One thing to consider when purchasing CBD is the formulation. CBD products usually have labels that state whether the CBD used is “isolate,” “full-spectrum,” or “broad-spectrum.” If for some reason you find one that doesn’t, a check of the ingredient list should provide more information.
CBD “isolate” is pure CBD with no other cannabinoids present. It’s called isolate because the CBD used has been chemically isolated from everything else in the hemp to add to the product. Isolate products are great for those looking to avoid THC since the extraction process separates out all other cannabinoids, including THC.
A downside to using isolate products is that you may miss out on the benefits that some believe come from the “entourage effect.” The entourage effect happens when hemp’s terpenes and other cannabinoids have a chance to react in the body along with CBD.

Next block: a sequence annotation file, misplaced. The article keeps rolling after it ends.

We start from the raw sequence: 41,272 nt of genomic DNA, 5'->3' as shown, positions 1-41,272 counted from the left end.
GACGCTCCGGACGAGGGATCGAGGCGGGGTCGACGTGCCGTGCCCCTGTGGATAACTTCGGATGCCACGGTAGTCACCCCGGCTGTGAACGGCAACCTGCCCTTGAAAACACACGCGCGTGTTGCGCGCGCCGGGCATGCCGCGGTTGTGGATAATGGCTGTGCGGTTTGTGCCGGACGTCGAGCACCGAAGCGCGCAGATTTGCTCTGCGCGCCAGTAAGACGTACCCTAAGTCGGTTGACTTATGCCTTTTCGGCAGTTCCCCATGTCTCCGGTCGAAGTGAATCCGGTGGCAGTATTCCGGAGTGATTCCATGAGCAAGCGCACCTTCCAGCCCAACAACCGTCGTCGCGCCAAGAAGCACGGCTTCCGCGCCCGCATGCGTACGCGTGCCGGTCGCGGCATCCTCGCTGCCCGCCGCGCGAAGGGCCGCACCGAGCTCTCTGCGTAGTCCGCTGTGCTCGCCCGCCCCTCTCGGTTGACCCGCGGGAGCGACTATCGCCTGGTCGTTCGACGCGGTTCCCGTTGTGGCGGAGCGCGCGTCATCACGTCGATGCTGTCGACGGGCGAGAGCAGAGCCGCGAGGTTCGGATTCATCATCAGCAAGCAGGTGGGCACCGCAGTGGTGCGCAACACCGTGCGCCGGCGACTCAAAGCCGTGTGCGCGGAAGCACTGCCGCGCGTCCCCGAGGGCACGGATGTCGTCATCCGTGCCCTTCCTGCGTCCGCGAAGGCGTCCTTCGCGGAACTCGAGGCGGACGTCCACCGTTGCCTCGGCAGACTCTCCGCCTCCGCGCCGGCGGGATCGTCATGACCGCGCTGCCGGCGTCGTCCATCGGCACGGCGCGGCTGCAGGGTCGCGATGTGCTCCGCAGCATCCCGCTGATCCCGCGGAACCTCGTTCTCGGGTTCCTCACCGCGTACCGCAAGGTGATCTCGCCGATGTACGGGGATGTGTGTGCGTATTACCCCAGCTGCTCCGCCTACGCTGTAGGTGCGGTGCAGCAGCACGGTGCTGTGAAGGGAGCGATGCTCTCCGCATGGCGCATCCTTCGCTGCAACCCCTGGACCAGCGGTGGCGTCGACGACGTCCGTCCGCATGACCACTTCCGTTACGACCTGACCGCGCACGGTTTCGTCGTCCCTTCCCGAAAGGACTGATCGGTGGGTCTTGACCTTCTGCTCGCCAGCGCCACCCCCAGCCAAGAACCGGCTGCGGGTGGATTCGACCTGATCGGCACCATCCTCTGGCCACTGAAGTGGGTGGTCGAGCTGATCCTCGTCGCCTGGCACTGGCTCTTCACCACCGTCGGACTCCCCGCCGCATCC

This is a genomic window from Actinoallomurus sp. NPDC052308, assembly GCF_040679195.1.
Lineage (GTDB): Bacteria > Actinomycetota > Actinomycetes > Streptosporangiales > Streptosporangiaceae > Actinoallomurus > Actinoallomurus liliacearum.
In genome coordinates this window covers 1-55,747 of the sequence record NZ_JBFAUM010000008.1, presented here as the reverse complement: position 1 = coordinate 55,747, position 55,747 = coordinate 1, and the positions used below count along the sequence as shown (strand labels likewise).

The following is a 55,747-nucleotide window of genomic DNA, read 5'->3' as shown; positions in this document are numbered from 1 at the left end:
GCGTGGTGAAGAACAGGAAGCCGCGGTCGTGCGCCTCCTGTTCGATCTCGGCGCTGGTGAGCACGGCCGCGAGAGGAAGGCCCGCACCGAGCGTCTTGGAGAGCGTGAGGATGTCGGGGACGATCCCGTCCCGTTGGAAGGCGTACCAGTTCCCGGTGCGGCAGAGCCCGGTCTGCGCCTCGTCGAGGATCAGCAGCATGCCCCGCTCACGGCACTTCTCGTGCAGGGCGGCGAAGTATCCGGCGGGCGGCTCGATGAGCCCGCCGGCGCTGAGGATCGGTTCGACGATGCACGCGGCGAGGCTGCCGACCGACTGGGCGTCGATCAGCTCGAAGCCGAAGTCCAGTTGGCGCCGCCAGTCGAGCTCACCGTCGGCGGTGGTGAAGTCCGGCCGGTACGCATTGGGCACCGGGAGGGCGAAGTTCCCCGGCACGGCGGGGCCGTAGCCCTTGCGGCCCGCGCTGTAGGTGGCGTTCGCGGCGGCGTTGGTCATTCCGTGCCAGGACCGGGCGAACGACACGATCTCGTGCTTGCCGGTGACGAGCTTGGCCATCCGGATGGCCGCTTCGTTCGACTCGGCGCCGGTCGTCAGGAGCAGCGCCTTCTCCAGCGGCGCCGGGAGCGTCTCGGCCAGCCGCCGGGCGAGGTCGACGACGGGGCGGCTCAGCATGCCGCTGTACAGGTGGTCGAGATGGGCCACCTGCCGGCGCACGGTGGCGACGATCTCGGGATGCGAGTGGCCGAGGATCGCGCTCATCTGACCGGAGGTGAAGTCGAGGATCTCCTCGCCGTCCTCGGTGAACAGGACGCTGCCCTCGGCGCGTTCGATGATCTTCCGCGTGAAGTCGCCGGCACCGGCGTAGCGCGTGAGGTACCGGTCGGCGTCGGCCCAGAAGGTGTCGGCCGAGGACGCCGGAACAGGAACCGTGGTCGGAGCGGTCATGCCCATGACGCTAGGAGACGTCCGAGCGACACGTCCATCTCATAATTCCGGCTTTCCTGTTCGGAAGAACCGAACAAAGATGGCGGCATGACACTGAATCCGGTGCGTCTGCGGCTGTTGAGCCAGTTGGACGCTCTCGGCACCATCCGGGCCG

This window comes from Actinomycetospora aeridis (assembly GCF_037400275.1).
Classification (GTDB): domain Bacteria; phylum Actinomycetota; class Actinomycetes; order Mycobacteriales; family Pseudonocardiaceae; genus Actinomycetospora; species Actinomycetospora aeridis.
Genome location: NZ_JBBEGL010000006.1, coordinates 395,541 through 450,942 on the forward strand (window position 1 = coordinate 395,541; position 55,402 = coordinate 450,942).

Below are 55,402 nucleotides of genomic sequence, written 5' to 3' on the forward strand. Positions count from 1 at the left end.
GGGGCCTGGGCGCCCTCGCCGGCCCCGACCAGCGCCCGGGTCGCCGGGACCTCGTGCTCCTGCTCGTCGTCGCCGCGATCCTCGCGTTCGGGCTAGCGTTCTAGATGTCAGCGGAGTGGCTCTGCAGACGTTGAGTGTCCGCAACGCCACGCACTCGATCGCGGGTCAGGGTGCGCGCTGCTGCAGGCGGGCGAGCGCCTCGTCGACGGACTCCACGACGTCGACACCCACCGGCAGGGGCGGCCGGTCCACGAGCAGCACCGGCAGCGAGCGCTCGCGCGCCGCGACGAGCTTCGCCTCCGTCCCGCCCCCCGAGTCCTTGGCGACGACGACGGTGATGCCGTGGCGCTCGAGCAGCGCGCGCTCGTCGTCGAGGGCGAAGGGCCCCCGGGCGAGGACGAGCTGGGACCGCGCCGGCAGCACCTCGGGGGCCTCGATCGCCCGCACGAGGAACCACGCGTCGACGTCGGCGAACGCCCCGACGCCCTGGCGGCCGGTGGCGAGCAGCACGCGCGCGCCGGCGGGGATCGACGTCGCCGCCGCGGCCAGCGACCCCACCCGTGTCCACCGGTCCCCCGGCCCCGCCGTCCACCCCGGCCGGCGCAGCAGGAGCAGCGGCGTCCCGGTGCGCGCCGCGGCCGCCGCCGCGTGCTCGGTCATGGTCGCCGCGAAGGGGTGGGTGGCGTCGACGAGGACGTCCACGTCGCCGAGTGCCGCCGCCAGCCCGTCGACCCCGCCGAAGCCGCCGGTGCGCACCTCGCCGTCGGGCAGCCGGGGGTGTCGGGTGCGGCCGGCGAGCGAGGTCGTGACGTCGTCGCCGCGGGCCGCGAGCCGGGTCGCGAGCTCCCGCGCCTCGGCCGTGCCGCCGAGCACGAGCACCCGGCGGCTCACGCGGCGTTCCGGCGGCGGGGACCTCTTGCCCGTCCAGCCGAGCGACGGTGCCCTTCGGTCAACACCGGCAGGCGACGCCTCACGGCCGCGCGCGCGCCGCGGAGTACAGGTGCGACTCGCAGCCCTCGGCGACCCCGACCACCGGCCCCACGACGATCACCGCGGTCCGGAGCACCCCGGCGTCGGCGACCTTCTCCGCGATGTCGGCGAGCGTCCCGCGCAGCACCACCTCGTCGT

It is the entourage effect that, anecdotally speaking, explains why a 10mg full-spectrum CBD gummy, for example, feels more potent than a 10mg CBD isolate gummy.
Products formulated with full-spectrum CBD contain all of the hemp plant’s naturally occurring terpenes and cannabinoids, including THC. Some argue that, due to the entourage effect, full-spectrum CBD products provide the most therapeutic benefit.
Like full-spectrum CBD products, broad-spectrum products contain all of the hemp plant’s cannabinoids and terpenes – all, except THC. Broad-spectrum products, therefore, may be a good option for those who want to experience the entourage effect while avoiding THC.
A Word on Formulations
The best way to know what you’re getting is to use products that display the mg content and/or ingredients on their labels. Ideally, CBD products should also offer a corresponding COA (Certificate of Analysis) to verify the CBD/THC content via third-party lab tests.
Purchasing from companies that do this will allow you to know what’s in your formulation, which is a good idea no matter the product or brand.
Written by S.W. Afton